Somehow I felt caught in a bureaucratic nightmare that I suspected was never going to end. I suspected that I might have to visit a city council meeting armed with photographs or even attempt to see the mayor. In the meantime my lovely backyard was suffering and I realized that it was going to die if I didn’t take charge and do the labor myself. The problem was that it was an incredibly overwhelming task. Nonetheless I made mental plans to get to work on the weekend if nobody had come by then to take responsibility.
Within a day or so, my emotions were focused on something far graver and more important than my landscape. I had watched in horror as the twin towers of the World Trade Center had collapsed from a terrorist attack. I was in a state of disbelief and horror that evening and needed something to keep my mind busy. I looked out the window at the mess that had so enraged me and decided it was a good time to begin the process of taking control of the situation. I went to work and began cutting up the huge limbs and carrying the pieces one by one to the front yard for pick up by the garbage man. After an hour or so I had not made a visible dent, but the sweat labor had been good for my state of mind. I was accomplishing something in a world gone mad.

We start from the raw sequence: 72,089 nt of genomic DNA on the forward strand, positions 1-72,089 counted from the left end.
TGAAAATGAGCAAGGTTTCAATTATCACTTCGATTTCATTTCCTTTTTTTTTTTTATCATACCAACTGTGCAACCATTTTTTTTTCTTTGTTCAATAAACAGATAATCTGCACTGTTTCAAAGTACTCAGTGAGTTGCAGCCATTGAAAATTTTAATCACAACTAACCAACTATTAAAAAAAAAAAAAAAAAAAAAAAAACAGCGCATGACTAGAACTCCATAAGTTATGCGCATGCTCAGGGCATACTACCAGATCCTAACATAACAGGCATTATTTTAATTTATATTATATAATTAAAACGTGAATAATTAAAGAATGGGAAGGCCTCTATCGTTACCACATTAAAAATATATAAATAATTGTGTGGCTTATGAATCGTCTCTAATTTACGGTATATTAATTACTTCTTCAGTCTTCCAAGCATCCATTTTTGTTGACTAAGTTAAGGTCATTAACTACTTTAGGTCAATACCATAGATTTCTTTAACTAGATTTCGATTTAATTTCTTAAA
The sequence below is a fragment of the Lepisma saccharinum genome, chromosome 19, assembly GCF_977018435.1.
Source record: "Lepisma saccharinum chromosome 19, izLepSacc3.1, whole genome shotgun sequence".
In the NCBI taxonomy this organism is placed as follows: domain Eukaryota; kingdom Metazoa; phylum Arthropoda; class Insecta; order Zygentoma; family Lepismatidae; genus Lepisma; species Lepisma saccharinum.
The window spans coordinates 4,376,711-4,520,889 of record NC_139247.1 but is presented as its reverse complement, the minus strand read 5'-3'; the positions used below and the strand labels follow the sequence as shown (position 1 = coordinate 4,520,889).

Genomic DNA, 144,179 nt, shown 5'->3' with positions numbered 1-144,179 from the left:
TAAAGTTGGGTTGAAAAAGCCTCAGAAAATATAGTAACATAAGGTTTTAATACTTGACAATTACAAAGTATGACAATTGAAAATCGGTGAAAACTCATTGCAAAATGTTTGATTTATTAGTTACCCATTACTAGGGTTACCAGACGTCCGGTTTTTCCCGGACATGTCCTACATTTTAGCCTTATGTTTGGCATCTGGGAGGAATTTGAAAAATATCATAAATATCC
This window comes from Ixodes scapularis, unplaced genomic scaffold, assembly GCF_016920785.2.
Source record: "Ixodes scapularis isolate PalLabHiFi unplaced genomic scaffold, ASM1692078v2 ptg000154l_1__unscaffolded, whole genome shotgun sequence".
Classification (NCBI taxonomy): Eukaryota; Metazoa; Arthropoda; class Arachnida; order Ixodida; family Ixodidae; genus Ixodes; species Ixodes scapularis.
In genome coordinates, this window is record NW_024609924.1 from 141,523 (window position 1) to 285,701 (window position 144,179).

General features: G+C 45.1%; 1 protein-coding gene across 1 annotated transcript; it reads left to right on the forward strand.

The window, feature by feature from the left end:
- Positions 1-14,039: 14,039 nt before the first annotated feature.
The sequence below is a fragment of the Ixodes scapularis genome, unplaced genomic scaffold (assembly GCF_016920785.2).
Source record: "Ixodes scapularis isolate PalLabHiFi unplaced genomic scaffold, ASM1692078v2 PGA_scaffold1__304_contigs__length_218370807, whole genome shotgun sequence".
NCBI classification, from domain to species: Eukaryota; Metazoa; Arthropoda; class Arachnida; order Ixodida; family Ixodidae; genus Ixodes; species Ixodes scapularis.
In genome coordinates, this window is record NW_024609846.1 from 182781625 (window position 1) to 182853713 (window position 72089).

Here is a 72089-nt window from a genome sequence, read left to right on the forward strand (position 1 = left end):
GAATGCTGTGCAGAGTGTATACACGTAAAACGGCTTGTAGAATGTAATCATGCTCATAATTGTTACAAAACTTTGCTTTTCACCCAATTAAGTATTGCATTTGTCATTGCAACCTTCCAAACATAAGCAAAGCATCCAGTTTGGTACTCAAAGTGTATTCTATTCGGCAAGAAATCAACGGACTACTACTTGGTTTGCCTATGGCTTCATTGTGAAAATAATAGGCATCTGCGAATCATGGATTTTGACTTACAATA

After a time some of my neighbors began to notice my trips back and forth and without saying a word they joined me in my efforts. None of us were in the mood for conversation, so we just worked on reducing that pile of destruction one branch at a time. Before long the curb was laden with enough wood to make a nifty bonfire and the azaleas along my fence line were once again visible, looking a bit worse for wear but still very much alive. When the sun began to set we had not completed the task, but we had made a very good start. Over the coming days we would finish the project while also watching the work of digging out that was taking place in New York City. Ultimately my yard was returned to its former lovely state, and with much more effort New York City rose from the ashes of that dreadful day.